A couple of years ago, my wife and I moved into a small Edwardian terraced house in Westgate-on-Sea, a quiet village on the north Kent coast. Shortly afterwards, we received a letter from the local council: the owners of the property next door had applied for permission to pull it down and erect two blocks of flats in its place.
Our narrow street was part of a conservation area, and the plan to demolish an attractive period house in a large garden seemed preposterous. Moreover, building the blocks would damage the environment and create excessive demand for parking. Nor was there any real demand for such housing: developers in the area were struggling to sell homes.
Tom King, an independent councillor, marshalled local anger, and the conservation officer submitted a lengthy report opposing the development on the grounds of protecting Westgate's heritage. The planning committee rejected permission. The developer resubmitted the plans, in slightly modified forms, three times; on each occasion, they were rejected.
Then the developer appealed to the Planning Inspectorate, a £60m-a-year government quango. With undue haste, the official inspector approved the developer's plans. There was nothing we could do. Councillor King despaired: "What's the point of the local planning committee at all?"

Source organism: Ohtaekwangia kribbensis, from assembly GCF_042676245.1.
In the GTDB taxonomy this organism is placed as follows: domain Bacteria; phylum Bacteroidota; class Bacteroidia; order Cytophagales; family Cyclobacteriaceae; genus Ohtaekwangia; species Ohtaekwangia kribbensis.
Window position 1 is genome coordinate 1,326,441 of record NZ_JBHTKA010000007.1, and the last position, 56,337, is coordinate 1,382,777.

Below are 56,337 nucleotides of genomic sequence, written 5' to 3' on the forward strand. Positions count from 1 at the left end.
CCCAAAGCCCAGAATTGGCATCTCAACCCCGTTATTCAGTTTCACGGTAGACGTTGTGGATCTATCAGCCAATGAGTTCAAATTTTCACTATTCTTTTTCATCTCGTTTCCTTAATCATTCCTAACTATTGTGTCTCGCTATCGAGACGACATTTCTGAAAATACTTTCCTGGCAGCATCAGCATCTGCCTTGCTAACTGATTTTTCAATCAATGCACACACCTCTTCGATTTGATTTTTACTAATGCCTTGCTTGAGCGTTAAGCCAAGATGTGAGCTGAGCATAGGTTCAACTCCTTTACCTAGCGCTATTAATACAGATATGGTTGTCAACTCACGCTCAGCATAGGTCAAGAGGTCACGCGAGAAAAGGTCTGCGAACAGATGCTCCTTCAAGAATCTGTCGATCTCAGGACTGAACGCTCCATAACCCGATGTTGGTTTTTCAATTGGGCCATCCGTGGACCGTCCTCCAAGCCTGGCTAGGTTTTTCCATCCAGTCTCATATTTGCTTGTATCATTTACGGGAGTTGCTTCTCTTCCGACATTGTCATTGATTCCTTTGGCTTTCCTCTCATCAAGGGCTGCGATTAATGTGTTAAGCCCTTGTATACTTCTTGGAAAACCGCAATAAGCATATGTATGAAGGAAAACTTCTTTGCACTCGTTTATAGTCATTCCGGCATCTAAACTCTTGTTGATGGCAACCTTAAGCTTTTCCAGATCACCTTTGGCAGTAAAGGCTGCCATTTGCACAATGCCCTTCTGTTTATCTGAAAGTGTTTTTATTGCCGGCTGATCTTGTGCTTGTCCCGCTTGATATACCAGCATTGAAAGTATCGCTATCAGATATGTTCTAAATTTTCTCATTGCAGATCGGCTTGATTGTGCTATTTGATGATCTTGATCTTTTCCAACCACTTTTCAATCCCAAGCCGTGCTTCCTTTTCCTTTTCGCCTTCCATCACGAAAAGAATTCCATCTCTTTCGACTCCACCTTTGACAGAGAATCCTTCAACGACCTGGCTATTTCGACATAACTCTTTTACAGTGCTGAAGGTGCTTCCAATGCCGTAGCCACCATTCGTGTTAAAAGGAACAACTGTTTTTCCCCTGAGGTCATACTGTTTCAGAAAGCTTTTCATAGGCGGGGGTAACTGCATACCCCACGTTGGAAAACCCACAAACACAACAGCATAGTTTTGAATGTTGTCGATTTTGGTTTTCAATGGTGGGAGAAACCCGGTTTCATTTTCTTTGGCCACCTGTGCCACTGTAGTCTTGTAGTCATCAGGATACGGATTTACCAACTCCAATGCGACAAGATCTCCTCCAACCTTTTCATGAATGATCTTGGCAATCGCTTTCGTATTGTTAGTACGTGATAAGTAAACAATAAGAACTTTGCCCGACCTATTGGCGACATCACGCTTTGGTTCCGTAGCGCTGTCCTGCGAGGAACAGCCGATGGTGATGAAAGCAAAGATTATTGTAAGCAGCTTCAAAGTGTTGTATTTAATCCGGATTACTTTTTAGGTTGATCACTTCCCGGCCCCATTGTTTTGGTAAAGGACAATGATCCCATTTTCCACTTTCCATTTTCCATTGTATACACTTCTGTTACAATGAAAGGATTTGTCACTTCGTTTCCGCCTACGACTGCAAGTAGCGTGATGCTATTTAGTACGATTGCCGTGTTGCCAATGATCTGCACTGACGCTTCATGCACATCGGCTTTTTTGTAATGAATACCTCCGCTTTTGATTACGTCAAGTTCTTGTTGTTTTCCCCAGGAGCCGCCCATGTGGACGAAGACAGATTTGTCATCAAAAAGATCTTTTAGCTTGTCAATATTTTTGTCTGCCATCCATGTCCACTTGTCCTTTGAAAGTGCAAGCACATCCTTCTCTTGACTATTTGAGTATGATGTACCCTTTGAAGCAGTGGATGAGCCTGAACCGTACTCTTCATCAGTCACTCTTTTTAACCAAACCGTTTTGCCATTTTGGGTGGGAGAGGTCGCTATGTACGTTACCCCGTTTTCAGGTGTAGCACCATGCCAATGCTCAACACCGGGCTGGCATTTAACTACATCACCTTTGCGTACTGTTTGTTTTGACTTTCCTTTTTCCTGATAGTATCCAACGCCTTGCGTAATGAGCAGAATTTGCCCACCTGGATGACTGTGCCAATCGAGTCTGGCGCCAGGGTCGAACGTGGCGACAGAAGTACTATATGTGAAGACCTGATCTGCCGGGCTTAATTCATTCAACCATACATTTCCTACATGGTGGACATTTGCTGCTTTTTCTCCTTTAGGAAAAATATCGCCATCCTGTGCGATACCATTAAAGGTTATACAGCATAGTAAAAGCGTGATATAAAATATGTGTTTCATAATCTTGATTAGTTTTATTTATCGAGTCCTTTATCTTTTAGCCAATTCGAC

Some people might accuse me of nimbyism, but what I object to, more than the modern block and the loss of light in my home, is the total lack of social justification for the scheme. It is purely a developer trying to make as much money as possible, with no regard for green space, heritage or local people.
All over the country, planning committees have found that their views count for nothing against the Planning Inspectorate. In Whaddon, Cheltenham, a plan to convert a local pub, the Greyhound, into flats was fiercely resisted by the local council, MP and residents. The planning inspector overruled them, despite admitting that the "Greyhound Inn is a valued and popular destination".
Even if the inspector upholds a council decision, developers can then appeal directly to the Secretary of State for Communities and Local Government. Crawley Council objected to the building of a ten-storey, 270-flat block in the town, saying that the plan was "too large". The developer appealed to the inspectorate and the council's decision was upheld. Yet, on a further appeal, it was overruled by the government.
The government should be involved in national projects, such as Heathrow's Terminal Five, but it is absurd that quango officials or cabinet members can overrule local councils on plans for housebuilding. The government might bleat that it has to build more than three million new homes in England by 2020 to meet demand, but if it were really worried, it would fill some of the million homes that lie empty across the country.
The destruction of local democracy in this area is likely to get worse. Labour's new legislation will make life easier for developers. And there is to be yet another quango, the Infrastructure Planning Commission, to oversee major developments. We can guess which side this new outfit will be on. The wrecking ball is swinging as violently against local accountability as it will soon be swinging into the walls of the house next door.